Friday, April 2, 2010

Morbidity and Good Friday

After my post about dwelling in the story of Easter this will make more sense.

It is my experience that most Christians either accidentally or intentionally skip or diminish Good Friday.

It is skipped by all those who simply don't observe it in any fashion. They go straight from Palm Sunday to Easter, greatly diminishing the entire story. Imagine if Star Wars leapt straight from rescuing Leia to the Award Ceremony after the destruction of the Death Star. Yeah, boring.

It is diminished by those who blend Good Friday into Easter or simply bring too much cheer into what is really quite a black day. Some pastors do this because they worry about getting maudlin or morbid and so they are quick to remind everyone that all the bad stuff which happens today is resolved in Resurrection.

I think it is important, on Good Friday, that we dwell on the crucifixion for the reasons I've stated, but this leaves me open to the charge of morbidity. I don't think it's a petty charge at all. My sister stays away from the church primarily because she finds it morbid. I myself find certain approaches to handling the crucifixion off-putting because they seem to do more than merely acknowledge the gruesome situation - they almost fetishize it. Mel Gibson's Passion of the Christ is an example of Christian torture-porn which I do not approve of.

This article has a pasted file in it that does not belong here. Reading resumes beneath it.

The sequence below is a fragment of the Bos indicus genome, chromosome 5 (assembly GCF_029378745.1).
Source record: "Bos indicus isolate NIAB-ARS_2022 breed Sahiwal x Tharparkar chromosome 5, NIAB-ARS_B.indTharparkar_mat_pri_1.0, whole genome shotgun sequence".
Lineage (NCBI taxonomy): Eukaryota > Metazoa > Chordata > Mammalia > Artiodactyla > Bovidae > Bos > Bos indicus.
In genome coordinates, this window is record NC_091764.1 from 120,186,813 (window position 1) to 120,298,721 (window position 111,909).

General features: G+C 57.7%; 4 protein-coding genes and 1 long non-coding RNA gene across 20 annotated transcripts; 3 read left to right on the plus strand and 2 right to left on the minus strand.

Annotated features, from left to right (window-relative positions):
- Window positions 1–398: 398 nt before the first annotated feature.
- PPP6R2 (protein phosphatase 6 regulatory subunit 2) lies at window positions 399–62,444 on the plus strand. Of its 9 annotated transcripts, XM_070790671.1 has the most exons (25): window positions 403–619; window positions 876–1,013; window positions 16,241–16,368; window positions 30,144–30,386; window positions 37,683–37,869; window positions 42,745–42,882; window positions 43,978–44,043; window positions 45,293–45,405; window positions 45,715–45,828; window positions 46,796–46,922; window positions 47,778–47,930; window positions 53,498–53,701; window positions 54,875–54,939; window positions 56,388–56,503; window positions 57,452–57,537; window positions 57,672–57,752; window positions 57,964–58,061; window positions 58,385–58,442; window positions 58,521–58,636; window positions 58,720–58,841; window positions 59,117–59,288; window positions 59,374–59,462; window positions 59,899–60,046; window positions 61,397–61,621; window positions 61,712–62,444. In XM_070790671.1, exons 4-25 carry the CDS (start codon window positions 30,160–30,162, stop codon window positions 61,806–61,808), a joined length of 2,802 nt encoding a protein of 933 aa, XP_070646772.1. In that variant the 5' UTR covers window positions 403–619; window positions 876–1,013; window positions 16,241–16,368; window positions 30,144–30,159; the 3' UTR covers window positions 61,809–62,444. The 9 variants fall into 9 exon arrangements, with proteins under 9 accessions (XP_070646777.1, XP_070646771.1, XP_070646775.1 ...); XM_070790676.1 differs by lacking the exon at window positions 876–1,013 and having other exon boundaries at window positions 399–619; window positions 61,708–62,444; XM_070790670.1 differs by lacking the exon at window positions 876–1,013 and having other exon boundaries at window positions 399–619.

It is a delicate balance in my estimation. I want to maintain an unflinching focus on the horror of crucifixion, highlight and even dramatize the human sin, the destructive violence, and the carnal reality of God in flesh dying on a cross. Somehow this gaze has to retain its original naivete and not become too desensitized, nor sensationalized.

Let no one ever come away from one of my sermons imagining that I approve of the violence even in the dim recesses of my subconscious. It is not aesthetically beautiful. It is hideous. And not hideous in a tragic way which nearly becomes beautiful. It isn't hideous in an exotic and interesting way, either. It is mundane brutality if there can be such a thing. Banal, bloody, and basic. Christ on the cross isn't an icon of transcendent suffering. He is exactly like the two thieves beside him - a hunk of meat skewered and left to bleed out.

It is the perfectly ordinary and base way that he dies which makes the christian claim that the cross is the pivot on which the history of the world turns so remarkable. If Jesus died by having his head torn off by a Golden Eagle while his entrails were removed with golden hooks in the hands of blind albino eunuchs you could see why it would cause a stir. As it is, he died a petty bandit, in the company of petty bandits, via ordinary state execution methods. Who remembers the last person to get a lethal injection in their state? Will you remember in a year? In 2000 years?

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